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D.C. Voting Rights Bill Wins Crucial Senate Vote

Cloture Vote Means Opponents Cannot Fillibuster

Afro American Newspaper , News Report, James Wright Posted: Feb 26, 2009

WASHINGTON, D.C. -- In a historic step today, the United States Senate invoked cloture and allowed its version of the District of Columbia Voting Rights Act of 2009 to proceed to the floor for a vote. The cloture vote, 62-34, means that opponents of the bill, primarily Republicans, cannot filibuster the measure from a vote before the full Senate, which they did two years ago.

The cloture vote also means that the District of Columbia is one step closer to having a voting representative in the U.S. Congress, specifically the U.S. House of Representatives. Under the bill, which was sponsored by Sens. Joseph Lieberman (I-Conn.) and Orrin Hatch (R-Utah), the House will increase its number permanently from 435 to 437 by adding the D.C. representative and an additional one from Utah.

The key to the successful vote was Republican support. D.C. Republican Committee Chairman Robert Kabel was happy with some Senate members of his party.

We thank the Republican senators who voted for cloture, Kabel said. Today marks a historic day for the District and I am proud that Republicans were a part of it. As party chairman, I am pleased our efforts to inform and lobby our fellow Republicans on the Hill have paid off.

Republicans other than Hatch voting for the bill were Sens. Thad Cochran (Miss.), Susan Collins (R-Maine), Richard Lugar (Ind.), Lisa Murkowski (Alaska), Olympia Snowe (D-Maine), Arlen Specter (Pa.) and George Voinovich (Ohio).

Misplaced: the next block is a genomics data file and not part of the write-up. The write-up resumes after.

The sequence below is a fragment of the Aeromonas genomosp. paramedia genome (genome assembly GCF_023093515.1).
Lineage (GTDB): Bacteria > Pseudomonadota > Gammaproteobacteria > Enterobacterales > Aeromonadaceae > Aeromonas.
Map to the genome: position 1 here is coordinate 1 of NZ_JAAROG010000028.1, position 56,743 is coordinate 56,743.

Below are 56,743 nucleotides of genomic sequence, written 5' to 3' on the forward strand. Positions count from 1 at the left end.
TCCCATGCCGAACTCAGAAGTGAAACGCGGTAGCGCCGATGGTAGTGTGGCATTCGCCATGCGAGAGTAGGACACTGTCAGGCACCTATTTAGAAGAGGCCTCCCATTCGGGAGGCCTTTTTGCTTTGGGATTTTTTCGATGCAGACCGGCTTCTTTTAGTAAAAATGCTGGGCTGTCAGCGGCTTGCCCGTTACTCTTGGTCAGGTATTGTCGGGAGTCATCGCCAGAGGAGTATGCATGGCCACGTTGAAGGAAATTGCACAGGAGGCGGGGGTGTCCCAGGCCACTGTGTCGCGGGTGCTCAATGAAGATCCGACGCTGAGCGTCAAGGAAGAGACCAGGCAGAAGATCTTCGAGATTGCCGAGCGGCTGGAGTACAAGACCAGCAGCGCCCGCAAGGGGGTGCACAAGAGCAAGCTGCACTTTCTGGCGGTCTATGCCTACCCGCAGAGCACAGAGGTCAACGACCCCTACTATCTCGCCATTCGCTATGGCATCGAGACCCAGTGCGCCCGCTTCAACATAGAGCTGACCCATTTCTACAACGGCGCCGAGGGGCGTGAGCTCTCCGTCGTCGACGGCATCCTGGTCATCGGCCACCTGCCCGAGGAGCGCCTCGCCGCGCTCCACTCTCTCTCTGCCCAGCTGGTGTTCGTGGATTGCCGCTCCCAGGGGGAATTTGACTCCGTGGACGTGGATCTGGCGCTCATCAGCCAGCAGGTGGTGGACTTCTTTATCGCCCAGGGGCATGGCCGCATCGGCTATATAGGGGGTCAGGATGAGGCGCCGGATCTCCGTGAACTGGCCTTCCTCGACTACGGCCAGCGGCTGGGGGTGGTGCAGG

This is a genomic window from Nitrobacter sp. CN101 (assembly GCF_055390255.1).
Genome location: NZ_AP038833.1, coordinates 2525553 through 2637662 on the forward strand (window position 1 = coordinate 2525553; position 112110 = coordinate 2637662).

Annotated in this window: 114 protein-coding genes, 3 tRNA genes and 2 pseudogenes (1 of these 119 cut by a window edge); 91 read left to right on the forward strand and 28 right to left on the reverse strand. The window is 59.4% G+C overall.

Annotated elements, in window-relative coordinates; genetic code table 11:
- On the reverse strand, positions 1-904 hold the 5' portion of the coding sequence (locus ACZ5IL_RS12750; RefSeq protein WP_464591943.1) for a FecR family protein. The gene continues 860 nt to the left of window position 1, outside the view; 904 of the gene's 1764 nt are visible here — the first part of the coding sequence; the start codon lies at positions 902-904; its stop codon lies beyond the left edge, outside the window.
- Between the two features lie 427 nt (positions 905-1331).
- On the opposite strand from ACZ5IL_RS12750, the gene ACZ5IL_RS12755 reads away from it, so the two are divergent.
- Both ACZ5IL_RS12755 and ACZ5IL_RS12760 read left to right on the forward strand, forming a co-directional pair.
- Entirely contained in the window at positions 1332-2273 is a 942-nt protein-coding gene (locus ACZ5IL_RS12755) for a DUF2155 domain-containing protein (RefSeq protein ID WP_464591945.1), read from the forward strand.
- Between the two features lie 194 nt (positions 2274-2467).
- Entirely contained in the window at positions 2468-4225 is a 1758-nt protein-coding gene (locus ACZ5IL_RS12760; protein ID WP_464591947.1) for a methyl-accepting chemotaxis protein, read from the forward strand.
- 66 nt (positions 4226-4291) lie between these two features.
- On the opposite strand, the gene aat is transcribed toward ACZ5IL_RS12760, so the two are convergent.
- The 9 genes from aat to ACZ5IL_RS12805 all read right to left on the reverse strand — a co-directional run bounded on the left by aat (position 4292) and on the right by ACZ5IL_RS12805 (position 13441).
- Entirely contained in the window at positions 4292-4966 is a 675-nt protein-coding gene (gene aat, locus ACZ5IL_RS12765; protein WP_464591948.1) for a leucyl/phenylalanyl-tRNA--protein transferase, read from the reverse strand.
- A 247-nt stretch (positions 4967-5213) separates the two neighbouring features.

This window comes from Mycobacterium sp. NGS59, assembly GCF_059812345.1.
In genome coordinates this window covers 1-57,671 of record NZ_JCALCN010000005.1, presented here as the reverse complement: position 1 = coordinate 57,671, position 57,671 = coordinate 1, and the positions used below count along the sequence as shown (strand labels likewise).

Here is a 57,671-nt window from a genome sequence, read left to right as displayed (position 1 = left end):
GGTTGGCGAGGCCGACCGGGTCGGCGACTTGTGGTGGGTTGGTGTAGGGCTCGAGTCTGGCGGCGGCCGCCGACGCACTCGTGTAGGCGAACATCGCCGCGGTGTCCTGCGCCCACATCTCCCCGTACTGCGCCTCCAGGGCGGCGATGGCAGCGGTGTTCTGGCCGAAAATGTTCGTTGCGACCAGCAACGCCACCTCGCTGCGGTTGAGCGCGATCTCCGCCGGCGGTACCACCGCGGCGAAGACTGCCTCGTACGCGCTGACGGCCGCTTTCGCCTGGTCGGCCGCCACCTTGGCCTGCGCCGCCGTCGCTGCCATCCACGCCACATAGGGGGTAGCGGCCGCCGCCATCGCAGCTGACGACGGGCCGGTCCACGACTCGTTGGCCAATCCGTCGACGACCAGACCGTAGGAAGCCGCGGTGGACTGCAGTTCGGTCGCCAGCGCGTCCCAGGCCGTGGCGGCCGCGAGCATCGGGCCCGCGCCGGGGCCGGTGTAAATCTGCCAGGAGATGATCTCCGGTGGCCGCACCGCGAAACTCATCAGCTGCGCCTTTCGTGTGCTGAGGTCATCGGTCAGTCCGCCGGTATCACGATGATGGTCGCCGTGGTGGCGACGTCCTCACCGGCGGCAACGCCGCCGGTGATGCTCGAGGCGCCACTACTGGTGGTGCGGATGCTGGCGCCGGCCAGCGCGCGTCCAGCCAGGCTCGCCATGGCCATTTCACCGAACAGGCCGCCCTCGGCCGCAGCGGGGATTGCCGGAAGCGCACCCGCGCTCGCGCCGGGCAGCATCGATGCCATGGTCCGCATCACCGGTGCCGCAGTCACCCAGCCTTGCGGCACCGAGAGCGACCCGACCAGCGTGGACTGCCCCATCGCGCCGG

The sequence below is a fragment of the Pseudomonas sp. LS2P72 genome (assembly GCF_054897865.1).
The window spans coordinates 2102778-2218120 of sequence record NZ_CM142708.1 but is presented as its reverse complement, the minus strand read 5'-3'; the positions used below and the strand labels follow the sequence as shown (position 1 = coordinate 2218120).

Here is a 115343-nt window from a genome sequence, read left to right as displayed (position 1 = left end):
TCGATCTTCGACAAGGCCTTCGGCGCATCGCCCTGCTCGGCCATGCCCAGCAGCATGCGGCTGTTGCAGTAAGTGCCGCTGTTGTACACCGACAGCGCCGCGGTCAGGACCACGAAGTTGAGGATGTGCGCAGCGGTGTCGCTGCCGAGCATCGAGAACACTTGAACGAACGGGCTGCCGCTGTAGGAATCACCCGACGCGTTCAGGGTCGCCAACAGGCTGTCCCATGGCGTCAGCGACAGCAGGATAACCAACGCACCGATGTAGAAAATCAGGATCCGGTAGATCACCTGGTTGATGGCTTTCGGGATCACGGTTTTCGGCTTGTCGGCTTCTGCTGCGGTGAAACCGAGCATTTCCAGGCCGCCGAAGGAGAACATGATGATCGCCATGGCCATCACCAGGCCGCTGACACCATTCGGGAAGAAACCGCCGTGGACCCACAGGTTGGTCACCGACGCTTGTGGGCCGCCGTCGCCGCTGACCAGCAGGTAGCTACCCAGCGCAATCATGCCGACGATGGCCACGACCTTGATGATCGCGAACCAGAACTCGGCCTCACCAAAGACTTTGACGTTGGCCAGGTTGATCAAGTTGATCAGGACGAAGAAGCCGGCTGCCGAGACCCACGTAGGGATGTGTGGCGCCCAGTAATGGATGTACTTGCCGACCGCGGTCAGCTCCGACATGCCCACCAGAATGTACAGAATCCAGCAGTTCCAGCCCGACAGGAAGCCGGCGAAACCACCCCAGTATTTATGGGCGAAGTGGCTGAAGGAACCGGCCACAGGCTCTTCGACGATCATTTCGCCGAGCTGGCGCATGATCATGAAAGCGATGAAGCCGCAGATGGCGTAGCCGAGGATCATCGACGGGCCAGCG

The only Democrats voting against the bill were Sens. Robert Byrd (W.Va.) and Max Baucus (Mont.).

D.C. Del. Eleanor Holmes Norton (D), D.C. Mayor Adrian Fenty (D) and D.C. Council Chairman Vincent Gray (D) were among the elected officials who sat in the Senate Gallery to watch the proceedings.

The House Judiciary Committee, chaired by longtime D.C. statehood supporter Rep. John Conyers (D-Mich.), will mark up its version of the D.C. Voting Rights bill on Feb. 25. While Republican committee members may try to insert amendments on issues such as school choice and gun control, the amendments would likely be voted down by the Democratic-dominated committee.

The bill will be put on a schedule for a House vote. In 2007, the D.C. Voting Rights bill passed by a comfortable margin in the House and with more Democrats in the chamber, its passage is assured.

If there are significant differences in the Senate and House versions, a conference committee will be called by leaders of both houses to reconcile them. When that happens, the bill will go through both houses again, with a voice vote.

When passed by both houses, it will be sent to President Obama who has told Norton that if the D.C. voting rights bill gets to his desk, he will sign it. Under the best scenario, the bill will reach Obama in early spring.

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